Tag Archives: sleep

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How am I supposed to write 150 words on being tired, when I’m completely exhausted? I’m tired. I’m so, so, so tired.

I work a very early weekend morning shift a local ABC/CNN affiliate in Scranton, Pa.

I’ve been working this shift for about five years and my body still hasn’t completely adjusted to getting up at 1:30 every weekend morning.

I live about 40 miles away from the station.

Not only does the job require mental focus and sharp attention to detail, but I need to be alert enough to make the commute in.

Knock on wood, I haven’t fallen asleep behind the wheel – yet. I thank Spotify for that.

There are long hours some days and schedule changes without much notice. Take for example last Thursday. I didn’t get home until midnight. I slept approximately three shitty hours. Rigby, our cat, jumped on me in the middle of the night.

My two tweenage children were slamming doors while getting ready for school. My husband was yelling at said children, finally a child shoved a paper in my face from the school nurse to be signed at 7 a.m.

OK people. I get it, I am awake. No use in trying to go back to sleep, because it won’t happen. My husband gets to comfortably sleep in until at least 10 a.m. every day.

He works from home and the people on his team are in the mountain time zone. Some days, he sleeps until noon. It infuriates me. I think the last time I had a decent night of sleep was in maybe 2002 or 2003, which were the years before I was pregnant with my first child.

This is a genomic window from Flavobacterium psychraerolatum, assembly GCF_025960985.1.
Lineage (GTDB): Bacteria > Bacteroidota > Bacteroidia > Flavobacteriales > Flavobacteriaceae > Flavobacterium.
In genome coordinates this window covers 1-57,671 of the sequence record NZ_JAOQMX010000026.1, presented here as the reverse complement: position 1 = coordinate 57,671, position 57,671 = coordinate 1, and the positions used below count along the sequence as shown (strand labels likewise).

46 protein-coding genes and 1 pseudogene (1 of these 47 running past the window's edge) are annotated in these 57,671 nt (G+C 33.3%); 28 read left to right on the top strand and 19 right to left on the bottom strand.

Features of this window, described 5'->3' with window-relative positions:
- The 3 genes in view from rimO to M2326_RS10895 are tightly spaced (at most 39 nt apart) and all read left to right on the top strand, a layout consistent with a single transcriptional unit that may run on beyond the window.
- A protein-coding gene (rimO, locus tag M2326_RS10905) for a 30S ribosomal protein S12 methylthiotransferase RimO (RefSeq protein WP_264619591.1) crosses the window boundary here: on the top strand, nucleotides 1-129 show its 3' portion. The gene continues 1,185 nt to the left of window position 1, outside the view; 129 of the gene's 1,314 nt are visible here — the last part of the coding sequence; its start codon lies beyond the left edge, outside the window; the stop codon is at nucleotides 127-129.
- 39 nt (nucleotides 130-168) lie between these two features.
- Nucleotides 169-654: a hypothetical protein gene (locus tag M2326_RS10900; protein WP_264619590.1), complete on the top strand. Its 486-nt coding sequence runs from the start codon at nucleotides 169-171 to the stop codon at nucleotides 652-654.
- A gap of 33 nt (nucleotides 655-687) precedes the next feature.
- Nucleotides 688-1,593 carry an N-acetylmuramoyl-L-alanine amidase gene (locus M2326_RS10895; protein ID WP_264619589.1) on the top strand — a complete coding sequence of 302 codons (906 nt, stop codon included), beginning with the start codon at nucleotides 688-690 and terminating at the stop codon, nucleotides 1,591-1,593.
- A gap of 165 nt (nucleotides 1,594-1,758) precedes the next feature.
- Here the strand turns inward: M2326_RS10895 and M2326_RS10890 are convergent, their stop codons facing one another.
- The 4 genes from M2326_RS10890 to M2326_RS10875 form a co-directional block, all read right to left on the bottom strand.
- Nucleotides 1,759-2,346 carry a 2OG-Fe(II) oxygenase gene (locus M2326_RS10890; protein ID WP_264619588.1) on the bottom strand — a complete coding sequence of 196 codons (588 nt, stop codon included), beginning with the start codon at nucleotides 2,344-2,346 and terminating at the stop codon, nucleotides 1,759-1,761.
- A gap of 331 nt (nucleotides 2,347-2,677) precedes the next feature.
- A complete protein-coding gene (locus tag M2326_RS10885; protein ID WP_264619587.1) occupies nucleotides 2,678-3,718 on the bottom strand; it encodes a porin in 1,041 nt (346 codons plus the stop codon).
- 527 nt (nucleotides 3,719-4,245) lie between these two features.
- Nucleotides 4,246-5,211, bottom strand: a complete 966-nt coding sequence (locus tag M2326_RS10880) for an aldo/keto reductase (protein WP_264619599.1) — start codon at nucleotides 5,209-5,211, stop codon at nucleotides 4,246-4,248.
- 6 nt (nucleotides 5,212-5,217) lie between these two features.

I woke up every day and night with my children when they cried, had a dirty diaper, were sick or needed something. In a way, the lack of sleep during motherhood has trained me for my current role at the news station.

What are the effects of my exhaustion?

Off of the top of my head, my feet drag, my mind isn’t sharp, I’m short with people, I’m in a constant state of exhaustion, I lack motivation, my mind is soup.

It feels a lot like having the engine of a Ferrari inside the body of a Yugo. I want to do things, but I tire out so quickly. I bargain with my alarm clock every morning. I’ve tried taking sleeping pills, but they make me groggy and I’m terrified I’ll oversleep and miss my alarm.

Caffeine helps me get through most mornings, but I know it isn’t healthy for me. For the first few months of this schedule, I was slamming energy drinks. The result was that I was feeling lightheaded and my heart was racing. I felt like I was going to faint all of the time.

I went to see a specialist and they sent me through various rounds of tests. Nothing solid was ever diagnosed, but eventually I was put on beta blockers after I passed out during a tilt table test.

A few years later I was sent for a sleep study. Nothing of value was diagnosed there either, other than “you need to change your hours or find a new job.” Sure, I’ll get right on that.